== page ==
Every summer it seems to happen. We build momentum to the end of school, celebrate a great year and the new beginnings yet to come, and then we make all sorts of plans.
Classic summer fun always makes the list, such as a trip to a state park or to a local museum. The girls always vote/beg for a visit to a not-so-far-away theme park. Also on the list: festivals, summer reading, movies, ice cream dates, camps and swimming as much as possible.
Then somewhere a week (or month) into break, I discover that instead of making the most of every minute, our family of four is in front of the TV, letting the days waste away.
I would never find myself in this sort of predicament on a vacation trip to another part of the country. In fact, I spend weeks and even months planning where we will stay, places we will visit, even restaurants where we will dine on vacations. I’d like to suggest that if you don’t have travel plans for this summer (or maybe even if you do), you should make your staycation plans in the same fashion.
Don’t just let the lazy, hazy days of summer slip up and then slip by you. No, this is a summer to remember. When school begins again in the fall (or late July), you’ll know that you did it all and made amazing memories.
Whether you’re plotting the entire summer or just one week of concerted fun, you need to do your homework. The very best way to know what’s going on is to hit the web. Visit the websites of the convention and visitor’s association for your town or a nearby city, don’t forget to see what’s going on at your local library, and of course check the calendars on your city’s website. From free workshops to fireworks, parades, festivals, you may be surprised at all of the options you have.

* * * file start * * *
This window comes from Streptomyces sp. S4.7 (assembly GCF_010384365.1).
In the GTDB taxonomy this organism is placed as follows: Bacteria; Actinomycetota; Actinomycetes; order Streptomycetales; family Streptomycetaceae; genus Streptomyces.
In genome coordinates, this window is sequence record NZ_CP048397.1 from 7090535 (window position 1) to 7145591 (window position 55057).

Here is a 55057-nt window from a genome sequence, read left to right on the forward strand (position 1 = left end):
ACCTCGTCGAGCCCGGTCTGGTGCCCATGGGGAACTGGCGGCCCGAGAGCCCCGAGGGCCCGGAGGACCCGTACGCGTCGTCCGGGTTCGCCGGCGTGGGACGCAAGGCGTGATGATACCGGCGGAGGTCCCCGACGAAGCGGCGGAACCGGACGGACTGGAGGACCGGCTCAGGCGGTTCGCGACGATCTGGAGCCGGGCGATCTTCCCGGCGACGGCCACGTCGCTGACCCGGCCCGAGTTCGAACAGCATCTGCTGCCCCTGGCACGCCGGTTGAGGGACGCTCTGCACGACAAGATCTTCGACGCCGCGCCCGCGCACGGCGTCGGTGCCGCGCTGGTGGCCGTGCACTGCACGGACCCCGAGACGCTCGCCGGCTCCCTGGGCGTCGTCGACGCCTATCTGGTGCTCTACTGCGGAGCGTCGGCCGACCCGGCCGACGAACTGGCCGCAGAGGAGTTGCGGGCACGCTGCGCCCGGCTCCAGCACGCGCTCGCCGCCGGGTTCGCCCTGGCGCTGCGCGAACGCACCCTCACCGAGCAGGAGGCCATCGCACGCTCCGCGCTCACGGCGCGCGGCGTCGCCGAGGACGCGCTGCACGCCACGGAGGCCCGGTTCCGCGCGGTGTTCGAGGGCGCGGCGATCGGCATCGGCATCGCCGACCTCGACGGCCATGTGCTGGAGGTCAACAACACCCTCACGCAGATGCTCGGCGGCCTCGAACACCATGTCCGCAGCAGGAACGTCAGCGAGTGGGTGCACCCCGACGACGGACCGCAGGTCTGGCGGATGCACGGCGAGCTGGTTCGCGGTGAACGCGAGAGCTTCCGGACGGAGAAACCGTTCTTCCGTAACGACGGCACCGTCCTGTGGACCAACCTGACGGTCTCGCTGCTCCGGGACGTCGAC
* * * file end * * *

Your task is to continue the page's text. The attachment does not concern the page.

When you recall magical summers of the past, many of your memories probably find their setting in the great outdoors. From romping on the playground to hitting the trail, there’s much to be seen and done during the summer months. Whether you hit the park just down the street from your house or opt to drive 30 minutes to an hour to visit a state or national park, you won’t be disappointed. Pack a lovely picnic and enjoy a meal in the shade of a shelter. Better yet, build a bucket list of a number of parks you’d like to visit during June and July and cross each one off after logging a visit.
Do your research and plot some specifics. Where will you have lunch? Which trails will you trek? Are there local restaurants nearby that will give you a chance to have a quick snack and cool off from the summer sun? Everyone is sure to sleep well after a long day at the park.
Maybe you identify more with my husband. His idea of camping out involves roughing it at a Holiday Inn. If you don’t love the idea of sleeping outside on the ground, consider bringing that experience indoors. Pitch a tent in the middle of the living room and let the kids enjoy a camping experience minus a leaky roof in the middle of the night. Make s’mores in the oven, sing a few camp songs, open the windows and listen to the sounds of summer.
You also could flip family movie night, pulling it off the couch and projecting your favorite flick on a sheet outside. Spread out a blanket and pop some popcorn. You can actually turn your iPhone or other smart phone into a projector with the magic of science, a shoebox, and about one dollar’s worth of supplies. For directions, head to http://content.photojojo.com/diy/turn-your-phone-into-a-photo-projector-for-1.
No matter how you choose to spend your summer, make a plan. Write specific dates on the calendar. Let each family member choose a special outing. Drink plenty of lemonade, swing on the swing set, build your own ice cream sundaes and invest in your family and friends this year. Magical memories don’t have to come with a high price tag, but they do require careful planning on your part. Summer is just a season. Don’t miss it!